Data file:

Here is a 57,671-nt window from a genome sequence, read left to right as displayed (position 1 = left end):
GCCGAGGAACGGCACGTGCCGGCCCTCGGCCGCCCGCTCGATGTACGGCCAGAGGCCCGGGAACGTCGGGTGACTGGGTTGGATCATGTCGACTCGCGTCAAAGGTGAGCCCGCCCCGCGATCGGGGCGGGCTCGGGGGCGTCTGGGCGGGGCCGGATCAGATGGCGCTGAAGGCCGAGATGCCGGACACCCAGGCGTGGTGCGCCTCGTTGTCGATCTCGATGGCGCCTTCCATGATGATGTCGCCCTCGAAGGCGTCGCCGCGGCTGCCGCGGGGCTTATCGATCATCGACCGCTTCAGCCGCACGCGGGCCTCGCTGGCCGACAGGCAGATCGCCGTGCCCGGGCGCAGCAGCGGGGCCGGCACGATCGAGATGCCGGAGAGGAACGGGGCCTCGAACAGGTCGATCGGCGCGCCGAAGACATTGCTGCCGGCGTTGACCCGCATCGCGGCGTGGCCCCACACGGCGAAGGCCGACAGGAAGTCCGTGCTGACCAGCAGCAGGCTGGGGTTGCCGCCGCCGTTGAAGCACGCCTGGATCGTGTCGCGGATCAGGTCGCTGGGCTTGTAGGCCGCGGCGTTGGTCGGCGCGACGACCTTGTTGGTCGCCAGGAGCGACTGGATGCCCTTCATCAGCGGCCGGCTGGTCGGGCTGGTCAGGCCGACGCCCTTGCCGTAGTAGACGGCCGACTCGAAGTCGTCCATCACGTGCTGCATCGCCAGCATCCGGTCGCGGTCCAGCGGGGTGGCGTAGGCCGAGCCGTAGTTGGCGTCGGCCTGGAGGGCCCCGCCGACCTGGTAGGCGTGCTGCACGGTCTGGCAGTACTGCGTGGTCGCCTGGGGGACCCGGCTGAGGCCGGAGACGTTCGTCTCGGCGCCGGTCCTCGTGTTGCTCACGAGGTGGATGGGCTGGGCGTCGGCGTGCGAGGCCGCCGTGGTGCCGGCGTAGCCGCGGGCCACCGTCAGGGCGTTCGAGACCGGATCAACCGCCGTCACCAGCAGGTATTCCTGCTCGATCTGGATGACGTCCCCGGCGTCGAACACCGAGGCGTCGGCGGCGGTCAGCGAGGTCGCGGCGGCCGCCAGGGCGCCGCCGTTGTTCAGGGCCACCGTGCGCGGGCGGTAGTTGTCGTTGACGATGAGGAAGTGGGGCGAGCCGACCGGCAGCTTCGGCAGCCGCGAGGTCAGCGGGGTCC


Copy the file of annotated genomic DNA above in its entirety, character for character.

Here is a 57,671-nt window from a genome sequence, read left to right as displayed (position 1 = left end):
GCCGAGGAACGGCACGTGCCGGCCCTCGGCCGCCCGCTCGATGTACGGCCAGAGGCCCGGGAACGTCGGGTGACTGGGTTGGATCATGTCGACTCGCGTCAAAGGTGAGCCCGCCCCGCGATCGGGGCGGGCTCGGGGGCGTCTGGGCGGGGCCGGATCAGATGGCGCTGAAGGCCGAGATGCCGGACACCCAGGCGTGGTGCGCCTCGTTGTCGATCTCGATGGCGCCTTCCATGATGATGTCGCCCTCGAAGGCGTCGCCGCGGCTGCCGCGGGGCTTATCGATCATCGACCGCTTCAGCCGCACGCGGGCCTCGCTGGCCGACAGGCAGATCGCCGTGCCCGGGCGCAGCAGCGGGGCCGGCACGATCGAGATGCCGGAGAGGAACGGGGCCTCGAACAGGTCGATCGGCGCGCCGAAGACATTGCTGCCGGCGTTGACCCGCATCGCGGCGTGGCCCCACACGGCGAAGGCCGACAGGAAGTCCGTGCTGACCAGCAGCAGGCTGGGGTTGCCGCCGCCGTTGAAGCACGCCTGGATCGTGTCGCGGATCAGGTCGCTGGGCTTGTAGGCCGCGGCGTTGGTCGGCGCGACGACCTTGTTGGTCGCCAGGAGCGACTGGATGCCCTTCATCAGCGGCCGGCTGGTCGGGCTGGTCAGGCCGACGCCCTTGCCGTAGTAGACGGCCGACTCGAAGTCGTCCATCACGTGCTGCATCGCCAGCATCCGGTCGCGGTCCAGCGGGGTGGCGTAGGCCGAGCCGTAGTTGGCGTCGGCCTGGAGGGCCCCGCCGACCTGGTAGGCGTGCTGCACGGTCTGGCAGTACTGCGTGGTCGCCTGGGGGACCCGGCTGAGGCCGGAGACGTTCGTCTCGGCGCCGGTCCTCGTGTTGCTCACGAGGTGGATGGGCTGGGCGTCGGCGTGCGAGGCCGCCGTGGTGCCGGCGTAGCCGCGGGCCACCGTCAGGGCGTTCGAGACCGGATCAACCGCCGTCACCAGCAGGTATTCCTGCTCGATCTGGATGACGTCCCCGGCGTCGAACACCGAGGCGTCGGCGGCGGTCAGCGAGGTCGCGGCGGCCGCCAGGGCGCCGCCGTTGTTCAGGGCCACCGTGCGCGGGCGGTAGTTGTCGTTGACGATGAGGAAGTGGGGCGAGCCGACCGGCAGCTTCGGCAGCCGCGAGGTCAGCGGGGTCC